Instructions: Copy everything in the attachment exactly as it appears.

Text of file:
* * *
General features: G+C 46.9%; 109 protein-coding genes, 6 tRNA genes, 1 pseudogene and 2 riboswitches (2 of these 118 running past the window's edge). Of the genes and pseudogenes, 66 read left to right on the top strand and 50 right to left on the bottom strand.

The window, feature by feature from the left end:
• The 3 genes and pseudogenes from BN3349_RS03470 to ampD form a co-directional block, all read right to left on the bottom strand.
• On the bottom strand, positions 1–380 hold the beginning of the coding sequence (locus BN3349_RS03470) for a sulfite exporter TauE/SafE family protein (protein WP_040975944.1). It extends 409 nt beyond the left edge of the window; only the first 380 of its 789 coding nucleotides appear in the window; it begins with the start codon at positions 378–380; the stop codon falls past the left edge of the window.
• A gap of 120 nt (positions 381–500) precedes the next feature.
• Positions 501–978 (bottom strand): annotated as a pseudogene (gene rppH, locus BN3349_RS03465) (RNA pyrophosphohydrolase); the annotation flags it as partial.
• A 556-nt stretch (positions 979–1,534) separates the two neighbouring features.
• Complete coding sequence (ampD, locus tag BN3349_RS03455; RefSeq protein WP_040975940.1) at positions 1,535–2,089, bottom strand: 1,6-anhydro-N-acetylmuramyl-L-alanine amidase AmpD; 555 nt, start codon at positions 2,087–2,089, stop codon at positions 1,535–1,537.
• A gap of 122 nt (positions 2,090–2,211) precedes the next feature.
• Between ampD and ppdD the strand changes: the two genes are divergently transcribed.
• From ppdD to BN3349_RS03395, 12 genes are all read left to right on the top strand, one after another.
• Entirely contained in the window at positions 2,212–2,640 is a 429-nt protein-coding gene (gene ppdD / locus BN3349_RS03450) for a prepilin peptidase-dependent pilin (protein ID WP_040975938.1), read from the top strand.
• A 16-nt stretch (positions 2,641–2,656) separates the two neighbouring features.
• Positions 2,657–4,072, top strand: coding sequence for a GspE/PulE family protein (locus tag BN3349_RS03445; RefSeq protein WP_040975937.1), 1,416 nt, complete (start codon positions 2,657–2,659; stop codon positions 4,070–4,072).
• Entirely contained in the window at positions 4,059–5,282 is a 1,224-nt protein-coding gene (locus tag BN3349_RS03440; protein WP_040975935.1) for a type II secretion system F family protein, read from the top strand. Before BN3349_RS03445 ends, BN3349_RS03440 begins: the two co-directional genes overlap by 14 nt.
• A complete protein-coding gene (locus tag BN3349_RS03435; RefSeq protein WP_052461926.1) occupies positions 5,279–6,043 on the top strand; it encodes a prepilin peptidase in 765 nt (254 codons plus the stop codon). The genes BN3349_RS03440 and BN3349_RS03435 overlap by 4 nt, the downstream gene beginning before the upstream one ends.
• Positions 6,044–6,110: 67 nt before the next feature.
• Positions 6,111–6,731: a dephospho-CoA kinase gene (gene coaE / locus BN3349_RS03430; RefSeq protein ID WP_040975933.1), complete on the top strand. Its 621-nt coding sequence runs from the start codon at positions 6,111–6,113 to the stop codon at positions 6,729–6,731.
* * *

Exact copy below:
General features: G+C 46.9%; 109 protein-coding genes, 6 tRNA genes, 1 pseudogene and 2 riboswitches (2 of these 118 running past the window's edge). Of the genes and pseudogenes, 66 read left to right on the top strand and 50 right to left on the bottom strand.

The window, feature by feature from the left end:
• The 3 genes and pseudogenes from BN3349_RS03470 to ampD form a co-directional block, all read right to left on the bottom strand.
• On the bottom strand, positions 1–380 hold the beginning of the coding sequence (locus BN3349_RS03470) for a sulfite exporter TauE/SafE family protein (protein WP_040975944.1). It extends 409 nt beyond the left edge of the window; only the first 380 of its 789 coding nucleotides appear in the window; it begins with the start codon at positions 378–380; the stop codon falls past the left edge of the window.
• A gap of 120 nt (positions 381–500) precedes the next feature.
• Positions 501–978 (bottom strand): annotated as a pseudogene (gene rppH, locus BN3349_RS03465) (RNA pyrophosphohydrolase); the annotation flags it as partial.
• A 556-nt stretch (positions 979–1,534) separates the two neighbouring features.
• Complete coding sequence (ampD, locus tag BN3349_RS03455; RefSeq protein WP_040975940.1) at positions 1,535–2,089, bottom strand: 1,6-anhydro-N-acetylmuramyl-L-alanine amidase AmpD; 555 nt, start codon at positions 2,087–2,089, stop codon at positions 1,535–1,537.
• A gap of 122 nt (positions 2,090–2,211) precedes the next feature.
• Between ampD and ppdD the strand changes: the two genes are divergently transcribed.
• From ppdD to BN3349_RS03395, 12 genes are all read left to right on the top strand, one after another.
• Entirely contained in the window at positions 2,212–2,640 is a 429-nt protein-coding gene (gene ppdD / locus BN3349_RS03450) for a prepilin peptidase-dependent pilin (protein ID WP_040975938.1), read from the top strand.
• A 16-nt stretch (positions 2,641–2,656) separates the two neighbouring features.
• Positions 2,657–4,072, top strand: coding sequence for a GspE/PulE family protein (locus tag BN3349_RS03445; RefSeq protein WP_040975937.1), 1,416 nt, complete (start codon positions 2,657–2,659; stop codon positions 4,070–4,072).
• Entirely contained in the window at positions 4,059–5,282 is a 1,224-nt protein-coding gene (locus tag BN3349_RS03440; protein WP_040975935.1) for a type II secretion system F family protein, read from the top strand. Before BN3349_RS03445 ends, BN3349_RS03440 begins: the two co-directional genes overlap by 14 nt.
• A complete protein-coding gene (locus tag BN3349_RS03435; RefSeq protein WP_052461926.1) occupies positions 5,279–6,043 on the top strand; it encodes a prepilin peptidase in 765 nt (254 codons plus the stop codon). The genes BN3349_RS03440 and BN3349_RS03435 overlap by 4 nt, the downstream gene beginning before the upstream one ends.
• Positions 6,044–6,110: 67 nt before the next feature.
• Positions 6,111–6,731: a dephospho-CoA kinase gene (gene coaE / locus BN3349_RS03430; RefSeq protein ID WP_040975933.1), complete on the top strand. Its 621-nt coding sequence runs from the start codon at positions 6,111–6,113 to the stop codon at positions 6,729–6,731.